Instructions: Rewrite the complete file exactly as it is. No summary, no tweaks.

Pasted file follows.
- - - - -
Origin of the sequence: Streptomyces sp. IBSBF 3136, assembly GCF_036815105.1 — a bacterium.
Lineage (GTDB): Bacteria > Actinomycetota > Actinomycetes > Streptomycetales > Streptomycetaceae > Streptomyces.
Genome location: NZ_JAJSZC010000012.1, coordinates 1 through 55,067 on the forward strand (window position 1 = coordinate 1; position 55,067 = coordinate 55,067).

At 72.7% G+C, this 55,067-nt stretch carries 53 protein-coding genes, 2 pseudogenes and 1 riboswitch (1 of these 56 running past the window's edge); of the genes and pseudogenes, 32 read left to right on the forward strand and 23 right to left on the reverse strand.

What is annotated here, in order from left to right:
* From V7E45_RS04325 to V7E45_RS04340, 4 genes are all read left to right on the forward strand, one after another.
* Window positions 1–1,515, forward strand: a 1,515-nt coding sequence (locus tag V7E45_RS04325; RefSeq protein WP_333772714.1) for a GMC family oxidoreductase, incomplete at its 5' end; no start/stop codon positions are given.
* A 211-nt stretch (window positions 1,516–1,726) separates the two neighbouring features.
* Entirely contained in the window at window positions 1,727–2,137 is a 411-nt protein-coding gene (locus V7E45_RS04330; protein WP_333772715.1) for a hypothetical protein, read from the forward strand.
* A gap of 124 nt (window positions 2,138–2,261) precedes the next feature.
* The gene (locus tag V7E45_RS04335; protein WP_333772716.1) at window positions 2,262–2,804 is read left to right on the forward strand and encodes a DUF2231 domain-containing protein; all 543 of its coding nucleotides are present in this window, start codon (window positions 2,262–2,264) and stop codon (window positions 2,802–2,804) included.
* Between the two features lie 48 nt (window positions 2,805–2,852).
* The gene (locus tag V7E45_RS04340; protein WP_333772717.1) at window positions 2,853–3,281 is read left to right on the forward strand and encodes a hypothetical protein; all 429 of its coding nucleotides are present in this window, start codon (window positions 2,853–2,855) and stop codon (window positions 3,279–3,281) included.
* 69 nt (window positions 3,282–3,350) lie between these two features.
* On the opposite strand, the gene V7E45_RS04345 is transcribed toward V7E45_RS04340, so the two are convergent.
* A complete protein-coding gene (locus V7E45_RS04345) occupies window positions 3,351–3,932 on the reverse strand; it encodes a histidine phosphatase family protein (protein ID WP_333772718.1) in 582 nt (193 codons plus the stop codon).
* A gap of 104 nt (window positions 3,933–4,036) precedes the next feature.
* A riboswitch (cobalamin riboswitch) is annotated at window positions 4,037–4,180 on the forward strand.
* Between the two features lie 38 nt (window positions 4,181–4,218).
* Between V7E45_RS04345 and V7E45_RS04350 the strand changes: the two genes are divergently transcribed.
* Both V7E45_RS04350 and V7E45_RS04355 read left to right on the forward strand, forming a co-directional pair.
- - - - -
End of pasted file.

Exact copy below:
Origin of the sequence: Streptomyces sp. IBSBF 3136, assembly GCF_036815105.1 — a bacterium.
Lineage (GTDB): Bacteria > Actinomycetota > Actinomycetes > Streptomycetales > Streptomycetaceae > Streptomyces.
Genome location: NZ_JAJSZC010000012.1, coordinates 1 through 55,067 on the forward strand (window position 1 = coordinate 1; position 55,067 = coordinate 55,067).

At 72.7% G+C, this 55,067-nt stretch carries 53 protein-coding genes, 2 pseudogenes and 1 riboswitch (1 of these 56 running past the window's edge); of the genes and pseudogenes, 32 read left to right on the forward strand and 23 right to left on the reverse strand.

What is annotated here, in order from left to right:
* From V7E45_RS04325 to V7E45_RS04340, 4 genes are all read left to right on the forward strand, one after another.
* Window positions 1–1,515, forward strand: a 1,515-nt coding sequence (locus tag V7E45_RS04325; RefSeq protein WP_333772714.1) for a GMC family oxidoreductase, incomplete at its 5' end; no start/stop codon positions are given.
* A 211-nt stretch (window positions 1,516–1,726) separates the two neighbouring features.
* Entirely contained in the window at window positions 1,727–2,137 is a 411-nt protein-coding gene (locus V7E45_RS04330; protein WP_333772715.1) for a hypothetical protein, read from the forward strand.
* A gap of 124 nt (window positions 2,138–2,261) precedes the next feature.
* The gene (locus tag V7E45_RS04335; protein WP_333772716.1) at window positions 2,262–2,804 is read left to right on the forward strand and encodes a DUF2231 domain-containing protein; all 543 of its coding nucleotides are present in this window, start codon (window positions 2,262–2,264) and stop codon (window positions 2,802–2,804) included.
* Between the two features lie 48 nt (window positions 2,805–2,852).
* The gene (locus tag V7E45_RS04340; protein WP_333772717.1) at window positions 2,853–3,281 is read left to right on the forward strand and encodes a hypothetical protein; all 429 of its coding nucleotides are present in this window, start codon (window positions 2,853–2,855) and stop codon (window positions 3,279–3,281) included.
* 69 nt (window positions 3,282–3,350) lie between these two features.
* On the opposite strand, the gene V7E45_RS04345 is transcribed toward V7E45_RS04340, so the two are convergent.
* A complete protein-coding gene (locus V7E45_RS04345) occupies window positions 3,351–3,932 on the reverse strand; it encodes a histidine phosphatase family protein (protein ID WP_333772718.1) in 582 nt (193 codons plus the stop codon).
* A gap of 104 nt (window positions 3,933–4,036) precedes the next feature.
* A riboswitch (cobalamin riboswitch) is annotated at window positions 4,037–4,180 on the forward strand.
* Between the two features lie 38 nt (window positions 4,181–4,218).
* Between V7E45_RS04345 and V7E45_RS04350 the strand changes: the two genes are divergently transcribed.
* Both V7E45_RS04350 and V7E45_RS04355 read left to right on the forward strand, forming a co-directional pair.